An alternative to the EXTREME regimen for first-line treatment of R/M SCCHN is a regimen containing a platinum, taxane, plus cetuximab. In the TPEx trial, 54 patients received four cycles of cisplatin, docetaxel, and cetuximab every 3 weeks followed by cetuximab maintenance therapy every two weeks thereafter (6). Overall response rates were 44.4% with a median PFS of 6.2 months and a median OS of 14 months. Although these results were promising, in clinical practice carboplatin and paclitaxel are often substituted for cisplatin and docetaxel, respectively, due to enhanced tolerability (1). Narveson et al is the only study that evaluated the weekly administration schedule of carboplatin and paclitaxel (3 weeks on, 1 week off for a maximum of six cycles, with weekly cetuximab continued during and after completion of chemotherapy) in 41 patients with very advanced or metastatic head and neck cancer (7). Partial responses were achieved in 37% of patients, with a median PFS of 4.6 months and median OS of 5.25 months. Although PFS and OS were lower in this study compared to the TPEx trial, the authors commented that 96% of patients had an Eastern Cooperative Oncology Group (ECOG) performance status of 1 or 2, indicating an inferior baseline performance status compared to patients typically eligible for clinical trials.

Standard practice at our institution is to administer paclitaxel, carboplatin, and cetuximab (PCC) as the first/second-line regimen of chemotherapy choice in the R/M setting for patients with SCCHN, with chemotherapy administered weekly or every 3 weeks depending on patient's age, performance status, comorbidities, and physician preference. The weekly regimen studied by Narveson et al (7) uses higher doses given 3 weeks on, 1 week off. The break was included to help limit toxicity. Our institution's protocol uses lower doses of carboplatin and paclitaxel given weekly with no break to limit toxicity while providing a convenient schedule as cetuximab is administered weekly. Therefore, the primary objective of this study was to evaluate safety and toxicity outcomes in patients receiving weekly vs. every 3 weeks PCC. Secondary objectives were to compare median weekly relative dose intensity, PFS, and OS between groups.

Materials and methods

Treatment protocols

This was a retrospective, single-center, cohort study evaluating patients who had received treatment with weekly or every 3 weeks paclitaxel, carboplatin, and cetuximab. This study included patients with a diagnosis of R/M SCCHN who were 18 years of age and older. Patients received at least 3 weeks (one cycle) of the weekly regimen of PCC (paclitaxel 45 mg/m2 IV weekly + carboplatin AUC 1.5 IV weekly + cetuximab 400 mg/m2 IV week 1, then 250 mg/m2 IV weekly thereafter) or one cycle of the every 3 weeks regimen of PCC (paclitaxel 175 mg/m2 IV every 3 weeks + carboplatin AUC 5 IV every 3 weeks + cetuximab 400 mg/m2 IV week 1, then 250 mg/m2 IV weekly thereafter).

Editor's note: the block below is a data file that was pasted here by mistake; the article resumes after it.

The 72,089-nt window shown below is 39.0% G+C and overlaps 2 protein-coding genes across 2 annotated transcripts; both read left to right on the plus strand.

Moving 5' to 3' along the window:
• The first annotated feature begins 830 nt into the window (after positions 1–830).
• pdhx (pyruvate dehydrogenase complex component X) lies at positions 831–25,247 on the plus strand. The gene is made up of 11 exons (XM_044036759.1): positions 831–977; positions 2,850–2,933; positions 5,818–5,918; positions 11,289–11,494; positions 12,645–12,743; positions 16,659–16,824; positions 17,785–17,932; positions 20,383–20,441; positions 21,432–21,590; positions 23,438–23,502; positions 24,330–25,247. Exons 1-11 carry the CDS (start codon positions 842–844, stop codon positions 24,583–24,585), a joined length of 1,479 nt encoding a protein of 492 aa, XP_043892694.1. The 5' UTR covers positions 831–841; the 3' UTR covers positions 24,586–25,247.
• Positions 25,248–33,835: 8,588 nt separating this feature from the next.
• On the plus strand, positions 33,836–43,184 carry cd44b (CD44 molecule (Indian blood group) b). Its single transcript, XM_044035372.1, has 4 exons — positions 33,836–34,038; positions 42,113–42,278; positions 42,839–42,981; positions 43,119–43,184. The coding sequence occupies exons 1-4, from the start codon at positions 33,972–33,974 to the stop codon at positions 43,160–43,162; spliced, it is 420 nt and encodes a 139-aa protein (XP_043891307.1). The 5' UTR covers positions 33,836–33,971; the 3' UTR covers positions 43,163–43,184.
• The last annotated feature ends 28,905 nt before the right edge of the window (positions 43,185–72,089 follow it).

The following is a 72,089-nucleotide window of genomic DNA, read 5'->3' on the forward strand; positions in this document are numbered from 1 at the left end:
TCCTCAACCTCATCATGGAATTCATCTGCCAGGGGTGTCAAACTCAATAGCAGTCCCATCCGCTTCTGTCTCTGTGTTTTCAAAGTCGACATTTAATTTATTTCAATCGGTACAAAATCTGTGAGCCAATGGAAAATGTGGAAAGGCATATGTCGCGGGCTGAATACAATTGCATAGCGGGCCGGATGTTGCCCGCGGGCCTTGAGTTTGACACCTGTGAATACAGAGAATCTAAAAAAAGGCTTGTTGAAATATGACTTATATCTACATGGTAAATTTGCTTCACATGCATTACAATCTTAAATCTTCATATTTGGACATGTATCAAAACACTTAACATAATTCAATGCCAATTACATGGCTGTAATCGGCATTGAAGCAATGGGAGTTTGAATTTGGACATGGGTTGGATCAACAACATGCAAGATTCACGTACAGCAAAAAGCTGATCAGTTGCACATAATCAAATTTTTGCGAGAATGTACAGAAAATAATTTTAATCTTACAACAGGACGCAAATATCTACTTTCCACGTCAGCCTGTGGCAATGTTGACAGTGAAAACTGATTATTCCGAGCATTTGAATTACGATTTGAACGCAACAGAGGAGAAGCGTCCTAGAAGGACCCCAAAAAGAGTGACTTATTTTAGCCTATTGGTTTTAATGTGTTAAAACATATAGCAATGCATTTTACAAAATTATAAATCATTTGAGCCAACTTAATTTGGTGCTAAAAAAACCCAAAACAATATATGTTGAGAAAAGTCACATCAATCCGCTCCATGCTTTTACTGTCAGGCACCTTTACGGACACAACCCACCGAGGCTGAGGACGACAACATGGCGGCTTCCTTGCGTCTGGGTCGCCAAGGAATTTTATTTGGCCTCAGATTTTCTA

Study population

Patients who were prisoners, pregnant, diagnosed with nasopharyngeal carcinoma or salivary gland carcinoma, changed from paclitaxel to docetaxel, or received PCC as an induction regimen prior to radiation or surgery were excluded. All eligible patients treated at The James Cancer Hospital at The Ohio State University from January 1, 2013 to July 31, 2018 were included. Patients were stratified by age (≥65 or <65 years); performance status (ECOG 0-1 vs. ECOG 2-3); line of therapy (1st vs. 2nd and beyond in the R/M SCCHN setting); and those who recurred/progressed within 6 months of primary chemoradiation.

This study was approved by The James Cancer Hospital at The Ohio State University's Investigational Review Board and Clinical Scientific Review Committee. Data were collected for patients who met the pre-specified inclusion criteria. Data extracted from electronic medical records included patient demographics, disease characteristics, chemotherapy dosing, and toxicity considerations.

Toxicity evaluation

Toxicity was graded utilizing the Common Terminology Criteria for Adverse Events (CTCAE) version 4.03 and was determined as documented by the treating oncologist and review of the electronic medical record (8). PFS was defined as time from first dose of PCC to progression (as determined by oncologist's documentation in the electronic medical record, radiologist interpretation of imaging, and/or change in therapy) or death from any cause. OS was defined as time from first dose of PCC to death from any cause. Analysis time was censored at the last follow-up date for patients without PFS/OS events. Relative dose intensity (RDI) was defined as the cumulative dose of the agent delivered during treatment in milligrams per square meter (mg/m2) divided by the intended dose in mg/m2 multiplied by 100. This was reported as a percentage and determined for each agent: paclitaxel, carboplatin, cetuximab.